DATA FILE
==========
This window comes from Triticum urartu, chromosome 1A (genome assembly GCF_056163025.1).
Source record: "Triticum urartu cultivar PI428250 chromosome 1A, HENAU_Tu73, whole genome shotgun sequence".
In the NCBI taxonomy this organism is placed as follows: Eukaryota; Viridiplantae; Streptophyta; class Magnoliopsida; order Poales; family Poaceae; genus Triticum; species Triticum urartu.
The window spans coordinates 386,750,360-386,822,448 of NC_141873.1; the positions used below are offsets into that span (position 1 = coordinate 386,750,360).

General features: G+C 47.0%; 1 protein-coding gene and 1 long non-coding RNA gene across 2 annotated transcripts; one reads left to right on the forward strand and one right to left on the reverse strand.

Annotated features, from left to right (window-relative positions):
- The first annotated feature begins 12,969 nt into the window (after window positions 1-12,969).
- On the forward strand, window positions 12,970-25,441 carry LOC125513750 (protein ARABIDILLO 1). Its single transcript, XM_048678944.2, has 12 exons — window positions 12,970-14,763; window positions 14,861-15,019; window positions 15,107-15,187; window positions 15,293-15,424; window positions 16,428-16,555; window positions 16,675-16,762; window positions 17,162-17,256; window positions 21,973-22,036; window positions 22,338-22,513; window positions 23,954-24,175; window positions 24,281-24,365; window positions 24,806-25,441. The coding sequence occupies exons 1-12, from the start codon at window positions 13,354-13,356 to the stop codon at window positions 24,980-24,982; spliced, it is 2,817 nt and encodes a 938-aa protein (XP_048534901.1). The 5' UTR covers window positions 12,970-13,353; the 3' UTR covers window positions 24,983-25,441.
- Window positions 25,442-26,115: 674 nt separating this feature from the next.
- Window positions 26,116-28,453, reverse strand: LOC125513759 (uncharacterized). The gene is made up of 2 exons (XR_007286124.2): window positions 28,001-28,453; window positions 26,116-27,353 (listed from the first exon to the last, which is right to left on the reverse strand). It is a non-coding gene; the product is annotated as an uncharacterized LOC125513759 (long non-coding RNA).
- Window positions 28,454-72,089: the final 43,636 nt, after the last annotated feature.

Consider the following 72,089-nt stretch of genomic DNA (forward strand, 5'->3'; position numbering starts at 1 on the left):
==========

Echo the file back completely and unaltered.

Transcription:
This window comes from Triticum urartu, chromosome 1A (genome assembly GCF_056163025.1).
Source record: "Triticum urartu cultivar PI428250 chromosome 1A, HENAU_Tu73, whole genome shotgun sequence".
In the NCBI taxonomy this organism is placed as follows: Eukaryota; Viridiplantae; Streptophyta; class Magnoliopsida; order Poales; family Poaceae; genus Triticum; species Triticum urartu.
The window spans coordinates 386,750,360-386,822,448 of NC_141873.1; the positions used below are offsets into that span (position 1 = coordinate 386,750,360).

General features: G+C 47.0%; 1 protein-coding gene and 1 long non-coding RNA gene across 2 annotated transcripts; one reads left to right on the forward strand and one right to left on the reverse strand.

Annotated features, from left to right (window-relative positions):
- The first annotated feature begins 12,969 nt into the window (after window positions 1-12,969).
- On the forward strand, window positions 12,970-25,441 carry LOC125513750 (protein ARABIDILLO 1). Its single transcript, XM_048678944.2, has 12 exons — window positions 12,970-14,763; window positions 14,861-15,019; window positions 15,107-15,187; window positions 15,293-15,424; window positions 16,428-16,555; window positions 16,675-16,762; window positions 17,162-17,256; window positions 21,973-22,036; window positions 22,338-22,513; window positions 23,954-24,175; window positions 24,281-24,365; window positions 24,806-25,441. The coding sequence occupies exons 1-12, from the start codon at window positions 13,354-13,356 to the stop codon at window positions 24,980-24,982; spliced, it is 2,817 nt and encodes a 938-aa protein (XP_048534901.1). The 5' UTR covers window positions 12,970-13,353; the 3' UTR covers window positions 24,983-25,441.
- Window positions 25,442-26,115: 674 nt separating this feature from the next.
- Window positions 26,116-28,453, reverse strand: LOC125513759 (uncharacterized). The gene is made up of 2 exons (XR_007286124.2): window positions 28,001-28,453; window positions 26,116-27,353 (listed from the first exon to the last, which is right to left on the reverse strand). It is a non-coding gene; the product is annotated as an uncharacterized LOC125513759 (long non-coding RNA).
- Window positions 28,454-72,089: the final 43,636 nt, after the last annotated feature.

Consider the following 72,089-nt stretch of genomic DNA (forward strand, 5'->3'; position numbering starts at 1 on the left):